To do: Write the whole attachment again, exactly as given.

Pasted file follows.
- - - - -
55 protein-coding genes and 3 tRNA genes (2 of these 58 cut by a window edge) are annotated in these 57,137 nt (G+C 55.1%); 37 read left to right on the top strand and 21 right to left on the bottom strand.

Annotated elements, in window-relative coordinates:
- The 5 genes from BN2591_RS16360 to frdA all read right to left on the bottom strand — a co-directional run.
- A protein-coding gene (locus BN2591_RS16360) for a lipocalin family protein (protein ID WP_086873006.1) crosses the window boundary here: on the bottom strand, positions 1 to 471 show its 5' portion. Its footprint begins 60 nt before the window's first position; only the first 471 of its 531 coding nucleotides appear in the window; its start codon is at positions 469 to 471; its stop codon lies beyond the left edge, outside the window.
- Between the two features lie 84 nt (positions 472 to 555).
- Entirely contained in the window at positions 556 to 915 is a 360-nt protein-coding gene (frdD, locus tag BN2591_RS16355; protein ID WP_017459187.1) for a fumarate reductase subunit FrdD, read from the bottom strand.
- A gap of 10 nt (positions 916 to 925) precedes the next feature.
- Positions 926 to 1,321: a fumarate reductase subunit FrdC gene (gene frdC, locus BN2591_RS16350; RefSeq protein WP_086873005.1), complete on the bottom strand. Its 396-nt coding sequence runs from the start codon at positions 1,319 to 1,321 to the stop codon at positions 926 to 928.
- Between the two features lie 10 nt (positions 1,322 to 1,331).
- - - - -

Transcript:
55 protein-coding genes and 3 tRNA genes (2 of these 58 cut by a window edge) are annotated in these 57,137 nt (G+C 55.1%); 37 read left to right on the top strand and 21 right to left on the bottom strand.

Annotated elements, in window-relative coordinates:
- The 5 genes from BN2591_RS16360 to frdA all read right to left on the bottom strand — a co-directional run.
- A protein-coding gene (locus BN2591_RS16360) for a lipocalin family protein (protein ID WP_086873006.1) crosses the window boundary here: on the bottom strand, positions 1 to 471 show its 5' portion. Its footprint begins 60 nt before the window's first position; only the first 471 of its 531 coding nucleotides appear in the window; its start codon is at positions 469 to 471; its stop codon lies beyond the left edge, outside the window.
- Between the two features lie 84 nt (positions 472 to 555).
- Entirely contained in the window at positions 556 to 915 is a 360-nt protein-coding gene (frdD, locus tag BN2591_RS16355; protein ID WP_017459187.1) for a fumarate reductase subunit FrdD, read from the bottom strand.
- A gap of 10 nt (positions 916 to 925) precedes the next feature.
- Positions 926 to 1,321: a fumarate reductase subunit FrdC gene (gene frdC, locus BN2591_RS16350; RefSeq protein WP_086873005.1), complete on the bottom strand. Its 396-nt coding sequence runs from the start codon at positions 1,319 to 1,321 to the stop codon at positions 926 to 928.
- Between the two features lie 10 nt (positions 1,322 to 1,331).